This article has been published with kind permission of the author, Tunay Hussein. Her foreword is from the TPC, Montagu Road Forum Facebook page. After years of neglect, the forum has battled with the previous owners of Tottenham Park Cemetery to improve conditions, to protect the graves and rights of families. The cemetery now has a new owner, Peter Demetriou, who immediately began to implement the much-needed work on the site.

Tottenham Park Cemetery on Montague Road, Edmonton is where many Turkish Cypriot families have buried their loved ones. It had been by and large neglected by the owners. Unacceptable practices have taken place where graves have disappeared and human remains have been discovered scattered around the site. Following pressure from the TCP Forum, the cemetery and the company that was responsible for it is under official investigation. Now with new owners, improvements to the cemetery grounds and the way it is run are underway. Tunay Hussein shares with us the story of the cemetery and stories of lost graves.

Tunay wrote: Over the past year I have been researching the burial registers of Tottenham Park Cemetery, mainly because I am interested in social history but also to find out more about the missing graves. Several families have asked me to find evidence that their family members were buried at the cemetery because their memorials have disappeared without notice.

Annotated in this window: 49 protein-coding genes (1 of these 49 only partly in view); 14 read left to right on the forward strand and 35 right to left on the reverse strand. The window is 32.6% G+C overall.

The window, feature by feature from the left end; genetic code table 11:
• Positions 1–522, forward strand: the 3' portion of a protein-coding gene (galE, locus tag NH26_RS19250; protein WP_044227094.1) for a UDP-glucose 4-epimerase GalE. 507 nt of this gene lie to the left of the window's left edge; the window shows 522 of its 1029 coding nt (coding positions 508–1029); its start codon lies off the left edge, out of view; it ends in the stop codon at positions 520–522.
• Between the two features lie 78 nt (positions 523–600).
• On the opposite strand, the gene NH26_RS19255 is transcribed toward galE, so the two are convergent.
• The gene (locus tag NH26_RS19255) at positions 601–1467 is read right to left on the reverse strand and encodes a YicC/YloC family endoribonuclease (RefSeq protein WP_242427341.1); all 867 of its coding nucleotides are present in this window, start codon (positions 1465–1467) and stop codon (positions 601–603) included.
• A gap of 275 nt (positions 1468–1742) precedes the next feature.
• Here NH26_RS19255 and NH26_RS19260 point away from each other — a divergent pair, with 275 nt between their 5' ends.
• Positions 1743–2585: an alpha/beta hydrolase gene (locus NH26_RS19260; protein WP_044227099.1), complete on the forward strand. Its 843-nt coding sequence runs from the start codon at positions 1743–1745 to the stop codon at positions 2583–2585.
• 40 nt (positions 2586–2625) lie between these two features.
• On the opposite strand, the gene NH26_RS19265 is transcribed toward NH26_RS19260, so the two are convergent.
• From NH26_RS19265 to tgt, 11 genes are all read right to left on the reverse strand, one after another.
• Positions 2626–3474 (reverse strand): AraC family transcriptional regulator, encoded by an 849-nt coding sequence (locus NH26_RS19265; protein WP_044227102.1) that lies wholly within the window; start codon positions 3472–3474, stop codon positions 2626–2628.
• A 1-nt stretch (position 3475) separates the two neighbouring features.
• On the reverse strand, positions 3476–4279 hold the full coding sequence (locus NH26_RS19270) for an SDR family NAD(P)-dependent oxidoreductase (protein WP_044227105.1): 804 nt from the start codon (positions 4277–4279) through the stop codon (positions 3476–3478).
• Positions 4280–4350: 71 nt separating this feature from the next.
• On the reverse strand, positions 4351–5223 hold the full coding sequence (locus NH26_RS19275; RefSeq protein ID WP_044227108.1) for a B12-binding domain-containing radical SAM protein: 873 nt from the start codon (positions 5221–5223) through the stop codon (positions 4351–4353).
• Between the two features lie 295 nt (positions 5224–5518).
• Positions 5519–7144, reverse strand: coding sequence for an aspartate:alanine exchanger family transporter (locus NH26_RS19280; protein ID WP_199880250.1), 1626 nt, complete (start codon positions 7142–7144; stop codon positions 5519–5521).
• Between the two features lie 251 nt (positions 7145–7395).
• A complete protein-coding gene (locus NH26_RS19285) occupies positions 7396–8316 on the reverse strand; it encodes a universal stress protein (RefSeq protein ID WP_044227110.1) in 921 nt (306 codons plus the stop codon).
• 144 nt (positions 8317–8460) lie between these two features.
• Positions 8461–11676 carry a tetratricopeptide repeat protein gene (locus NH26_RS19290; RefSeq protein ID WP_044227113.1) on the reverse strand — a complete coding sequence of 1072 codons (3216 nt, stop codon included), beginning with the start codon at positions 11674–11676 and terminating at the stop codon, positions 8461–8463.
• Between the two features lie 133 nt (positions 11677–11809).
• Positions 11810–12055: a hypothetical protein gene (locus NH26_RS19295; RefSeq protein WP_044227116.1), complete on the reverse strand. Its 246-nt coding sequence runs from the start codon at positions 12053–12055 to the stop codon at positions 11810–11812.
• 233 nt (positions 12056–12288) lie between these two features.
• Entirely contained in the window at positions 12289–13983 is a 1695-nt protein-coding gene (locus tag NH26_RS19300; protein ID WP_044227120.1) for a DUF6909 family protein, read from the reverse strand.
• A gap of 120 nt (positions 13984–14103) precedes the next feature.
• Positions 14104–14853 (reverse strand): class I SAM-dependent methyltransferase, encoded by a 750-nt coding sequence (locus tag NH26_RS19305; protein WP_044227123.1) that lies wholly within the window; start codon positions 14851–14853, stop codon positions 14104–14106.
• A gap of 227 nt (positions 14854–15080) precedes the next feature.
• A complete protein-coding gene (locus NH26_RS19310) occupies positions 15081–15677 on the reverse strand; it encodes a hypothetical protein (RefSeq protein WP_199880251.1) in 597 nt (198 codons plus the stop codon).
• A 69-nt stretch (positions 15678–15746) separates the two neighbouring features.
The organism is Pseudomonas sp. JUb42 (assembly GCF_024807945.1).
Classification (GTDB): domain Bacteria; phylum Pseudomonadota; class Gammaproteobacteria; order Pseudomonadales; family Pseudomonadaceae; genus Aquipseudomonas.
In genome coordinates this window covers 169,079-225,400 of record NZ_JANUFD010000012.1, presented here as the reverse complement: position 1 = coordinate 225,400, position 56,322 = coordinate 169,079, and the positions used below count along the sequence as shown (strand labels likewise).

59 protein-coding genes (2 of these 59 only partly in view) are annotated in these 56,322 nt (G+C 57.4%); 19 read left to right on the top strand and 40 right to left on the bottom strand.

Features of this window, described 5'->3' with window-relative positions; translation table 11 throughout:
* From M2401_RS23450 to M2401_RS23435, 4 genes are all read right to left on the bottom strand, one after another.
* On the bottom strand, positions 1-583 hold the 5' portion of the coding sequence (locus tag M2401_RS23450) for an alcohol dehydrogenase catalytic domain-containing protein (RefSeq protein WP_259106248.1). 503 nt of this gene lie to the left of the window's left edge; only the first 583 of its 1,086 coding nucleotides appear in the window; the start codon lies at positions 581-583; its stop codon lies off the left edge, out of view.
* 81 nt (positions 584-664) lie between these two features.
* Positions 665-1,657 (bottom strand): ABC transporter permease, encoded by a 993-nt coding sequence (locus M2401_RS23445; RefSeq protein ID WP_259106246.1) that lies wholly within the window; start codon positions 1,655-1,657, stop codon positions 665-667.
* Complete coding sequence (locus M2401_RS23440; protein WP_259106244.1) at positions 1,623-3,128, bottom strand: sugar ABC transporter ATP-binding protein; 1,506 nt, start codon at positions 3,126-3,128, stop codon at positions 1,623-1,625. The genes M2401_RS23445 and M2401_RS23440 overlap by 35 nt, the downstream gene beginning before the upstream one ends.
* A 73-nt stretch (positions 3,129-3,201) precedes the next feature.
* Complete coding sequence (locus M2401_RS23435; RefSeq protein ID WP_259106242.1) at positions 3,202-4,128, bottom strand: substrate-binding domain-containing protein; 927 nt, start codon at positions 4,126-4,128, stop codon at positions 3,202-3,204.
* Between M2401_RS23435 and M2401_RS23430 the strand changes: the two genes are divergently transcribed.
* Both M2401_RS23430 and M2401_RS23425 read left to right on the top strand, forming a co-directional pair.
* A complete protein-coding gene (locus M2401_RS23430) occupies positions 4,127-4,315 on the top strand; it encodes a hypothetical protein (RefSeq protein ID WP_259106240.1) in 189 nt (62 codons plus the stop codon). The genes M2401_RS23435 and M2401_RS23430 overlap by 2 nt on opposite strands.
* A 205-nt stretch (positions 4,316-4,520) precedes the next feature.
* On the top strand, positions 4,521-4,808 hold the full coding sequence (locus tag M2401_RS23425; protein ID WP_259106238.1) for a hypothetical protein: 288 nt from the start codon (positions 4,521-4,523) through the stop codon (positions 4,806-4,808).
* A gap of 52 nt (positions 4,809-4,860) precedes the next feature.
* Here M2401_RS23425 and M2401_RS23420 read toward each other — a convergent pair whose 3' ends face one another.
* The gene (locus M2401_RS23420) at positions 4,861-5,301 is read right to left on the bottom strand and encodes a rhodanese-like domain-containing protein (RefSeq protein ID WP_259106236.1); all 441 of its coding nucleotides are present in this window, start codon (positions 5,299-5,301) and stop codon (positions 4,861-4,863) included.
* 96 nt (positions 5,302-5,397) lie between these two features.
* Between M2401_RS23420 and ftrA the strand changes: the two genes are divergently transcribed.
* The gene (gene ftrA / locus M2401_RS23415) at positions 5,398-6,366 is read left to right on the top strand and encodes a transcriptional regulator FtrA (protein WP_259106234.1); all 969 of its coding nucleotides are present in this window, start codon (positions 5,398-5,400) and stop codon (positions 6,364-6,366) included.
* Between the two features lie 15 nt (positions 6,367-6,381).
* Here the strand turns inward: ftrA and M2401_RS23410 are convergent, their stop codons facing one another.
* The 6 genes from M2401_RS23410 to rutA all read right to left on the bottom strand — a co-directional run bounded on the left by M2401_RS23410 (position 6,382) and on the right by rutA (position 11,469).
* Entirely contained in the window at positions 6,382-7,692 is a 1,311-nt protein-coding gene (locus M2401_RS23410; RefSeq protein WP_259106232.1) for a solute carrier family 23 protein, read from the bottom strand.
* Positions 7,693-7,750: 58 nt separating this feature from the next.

I have recently put some of my thoughts together and described just two of the ladies who were buried at the cemetery long ago. I hope you will find the article interesting. In time I’ll write up more histories.

TUNAY HUSSEIN·THURSDAY, 21 FEBRUARY 2019

At least 48,000 men, women and children are buried in Tottenham Park Cemetery since it opened in 1912. At least 8 of these are close relatives or friends of my family.

I don’t want our children to turn up one day to see the memorials of their grandparents, uncles, aunts or cousins have been dug up and dumped into a skip without a trace.

The scenes we have witnessed over several decades have indicated that memorials have simply just disappeared without relatives or the public receiving any information that such removal was routine and likely to happen.